• Fraser Valley Current
  • Posts
  • Abbotsford's nurse-and-cop team a 'gift'—but can only respond to one-quarter of calls

Abbotsford's nurse-and-cop team a 'gift'—but can only respond to one-quarter of calls

Program aimed to avoid use of force overburdened by call load

Abbotsford’s new nurse-cop teams aimed at de-escalating mental health calls are working and effective, but only helping a portion of people in crisis, according to police.

Abbotsford is one of only four BC communities with “mobile integrated crisis response teams” that pair psychiatric nurses with police officers to try to provide better—and safer—care to people in crisis. (Chilliwack is another.)

The program has been a “gift” to Abbotsford since it started, the city’s Public Safety Advisory Committee heard last week. But Abbotsford Police Insp. Kevin Murray said that limited hours and manpower means the plainclothes team is only helping one-quarter of those who might benefit from its help.

In November, the province announced that four municipalities would receive funding and support to set up “Car 87” programs—or, officially, Mobile Integrated Crisis Response teams.

The team consists of a plainclothes police officer and a psychiatric nurse with the training and ability to de-escalate a situation or resolve it in a way that doesn’t lead to the use of force. (The officer also gets extra training to deal with mental health calls.) They respond to mental health calls, including reports of people threatening to harm themselves, that would traditionally trigger a uniformed police response. The goal is to provide those in crisis with better, more appropriate care while lessening the likelihood that police will use potentially lethal force.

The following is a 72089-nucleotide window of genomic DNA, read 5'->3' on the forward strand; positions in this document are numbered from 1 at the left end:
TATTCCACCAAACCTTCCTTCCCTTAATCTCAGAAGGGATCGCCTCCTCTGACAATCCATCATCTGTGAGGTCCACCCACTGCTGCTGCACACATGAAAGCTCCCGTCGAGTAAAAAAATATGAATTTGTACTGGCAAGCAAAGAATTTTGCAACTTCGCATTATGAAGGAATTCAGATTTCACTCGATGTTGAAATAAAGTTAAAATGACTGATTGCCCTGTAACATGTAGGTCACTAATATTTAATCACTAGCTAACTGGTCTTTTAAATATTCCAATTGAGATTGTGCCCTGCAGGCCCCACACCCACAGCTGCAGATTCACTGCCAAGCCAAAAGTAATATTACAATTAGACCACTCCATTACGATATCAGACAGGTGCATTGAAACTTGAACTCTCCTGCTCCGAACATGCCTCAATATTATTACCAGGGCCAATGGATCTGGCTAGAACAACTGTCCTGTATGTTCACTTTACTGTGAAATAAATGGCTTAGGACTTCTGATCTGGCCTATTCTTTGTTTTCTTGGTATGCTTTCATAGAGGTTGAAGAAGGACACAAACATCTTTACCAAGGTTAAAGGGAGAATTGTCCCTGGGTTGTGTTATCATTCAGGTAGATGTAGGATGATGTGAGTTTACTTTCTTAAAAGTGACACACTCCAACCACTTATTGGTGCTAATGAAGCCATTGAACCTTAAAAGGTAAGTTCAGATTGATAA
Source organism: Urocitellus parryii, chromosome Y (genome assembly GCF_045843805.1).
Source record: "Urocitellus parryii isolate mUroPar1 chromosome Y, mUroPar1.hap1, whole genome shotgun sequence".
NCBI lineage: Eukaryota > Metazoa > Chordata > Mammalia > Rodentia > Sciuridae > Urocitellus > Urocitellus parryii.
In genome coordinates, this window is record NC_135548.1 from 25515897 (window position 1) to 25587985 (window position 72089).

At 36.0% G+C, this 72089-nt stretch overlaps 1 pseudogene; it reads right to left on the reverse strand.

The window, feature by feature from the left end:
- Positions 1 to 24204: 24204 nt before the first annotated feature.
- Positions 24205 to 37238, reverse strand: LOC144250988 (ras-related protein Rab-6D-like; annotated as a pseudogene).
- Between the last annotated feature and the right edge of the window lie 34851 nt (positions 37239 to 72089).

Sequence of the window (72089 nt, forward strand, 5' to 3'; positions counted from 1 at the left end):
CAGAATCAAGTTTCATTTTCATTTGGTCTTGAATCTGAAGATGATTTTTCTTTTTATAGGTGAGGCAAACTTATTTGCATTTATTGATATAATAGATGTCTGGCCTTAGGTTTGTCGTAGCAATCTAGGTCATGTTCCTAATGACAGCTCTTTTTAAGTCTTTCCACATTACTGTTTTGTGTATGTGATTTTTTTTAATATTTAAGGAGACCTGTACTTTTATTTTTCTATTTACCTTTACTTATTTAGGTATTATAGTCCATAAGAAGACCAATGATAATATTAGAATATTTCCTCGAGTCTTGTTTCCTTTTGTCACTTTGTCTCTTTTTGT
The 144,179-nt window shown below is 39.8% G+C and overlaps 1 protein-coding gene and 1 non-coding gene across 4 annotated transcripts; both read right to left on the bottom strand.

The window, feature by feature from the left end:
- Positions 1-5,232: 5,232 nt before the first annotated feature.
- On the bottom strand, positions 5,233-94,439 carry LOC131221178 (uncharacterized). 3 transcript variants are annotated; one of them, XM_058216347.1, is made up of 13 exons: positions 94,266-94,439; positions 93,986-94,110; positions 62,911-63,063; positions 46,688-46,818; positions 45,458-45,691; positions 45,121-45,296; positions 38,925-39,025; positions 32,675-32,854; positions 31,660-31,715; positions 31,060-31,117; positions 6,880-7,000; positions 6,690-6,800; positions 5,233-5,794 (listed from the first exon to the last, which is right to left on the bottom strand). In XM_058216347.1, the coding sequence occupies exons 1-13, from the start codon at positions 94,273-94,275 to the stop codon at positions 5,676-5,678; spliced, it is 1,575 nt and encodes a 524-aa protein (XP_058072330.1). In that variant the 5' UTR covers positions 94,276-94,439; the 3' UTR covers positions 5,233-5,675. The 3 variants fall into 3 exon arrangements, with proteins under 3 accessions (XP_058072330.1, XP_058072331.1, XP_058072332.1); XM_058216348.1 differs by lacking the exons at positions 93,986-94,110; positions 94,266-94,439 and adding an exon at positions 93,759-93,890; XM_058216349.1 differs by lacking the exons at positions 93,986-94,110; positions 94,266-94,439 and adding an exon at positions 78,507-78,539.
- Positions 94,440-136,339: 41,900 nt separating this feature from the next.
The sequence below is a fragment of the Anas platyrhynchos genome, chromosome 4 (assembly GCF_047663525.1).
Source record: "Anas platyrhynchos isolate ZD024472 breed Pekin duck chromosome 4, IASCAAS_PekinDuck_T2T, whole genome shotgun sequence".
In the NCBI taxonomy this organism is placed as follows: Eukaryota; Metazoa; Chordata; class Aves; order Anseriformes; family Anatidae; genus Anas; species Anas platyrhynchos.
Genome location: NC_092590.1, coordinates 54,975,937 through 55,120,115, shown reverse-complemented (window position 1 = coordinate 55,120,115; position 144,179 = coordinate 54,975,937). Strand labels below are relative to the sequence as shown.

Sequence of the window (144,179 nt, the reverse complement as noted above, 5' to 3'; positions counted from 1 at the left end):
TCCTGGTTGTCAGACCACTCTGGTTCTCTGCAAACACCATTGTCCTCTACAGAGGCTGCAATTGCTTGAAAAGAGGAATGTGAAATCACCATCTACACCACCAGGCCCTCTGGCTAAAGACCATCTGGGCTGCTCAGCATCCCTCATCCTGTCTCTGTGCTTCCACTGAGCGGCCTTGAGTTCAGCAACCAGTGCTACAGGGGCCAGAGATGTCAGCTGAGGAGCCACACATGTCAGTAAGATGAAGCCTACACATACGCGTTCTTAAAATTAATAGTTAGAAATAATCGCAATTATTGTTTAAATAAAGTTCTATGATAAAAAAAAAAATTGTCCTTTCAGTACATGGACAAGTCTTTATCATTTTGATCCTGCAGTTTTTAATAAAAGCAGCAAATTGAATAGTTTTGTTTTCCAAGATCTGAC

When the province announced the program in November, Minister of Mental Health and Addictions Jennifer Whiteside said the teams would provide extra support to individuals who need it. “With the new Mobile Integrated Crisis Response team in Abbotsford, people in crisis will be met with appropriate, compassionate and comprehensive care, and a clear path to the help they need, supporting them on their road to wellness,” she said.

(The concept and execution isn’t entirely new, though its roll-out in the Lower Mainland is. Prince George’s RCMP and health authority have operated nurse-police teams for more than nine years. https://bc-cb.rcmp-grc.gc.ca/ViewPage.action?siteNodeId=2100&languageId=1&contentId=49720)

Abbotsford received a team partly because of the police’s long-term relationship with Fraser Health, Murray told the committee last Thursday. The nurses’ time is paid for by the province. Murray said the project is being watched closely by provincial officials and Public Safety Minister Mike Farnworth, and that representatives from the four targeted areas meet monthly to compare notes and review what’s working.

“There are a lot of eyeballs provincially on the success and the rollout of this project,” Murray said.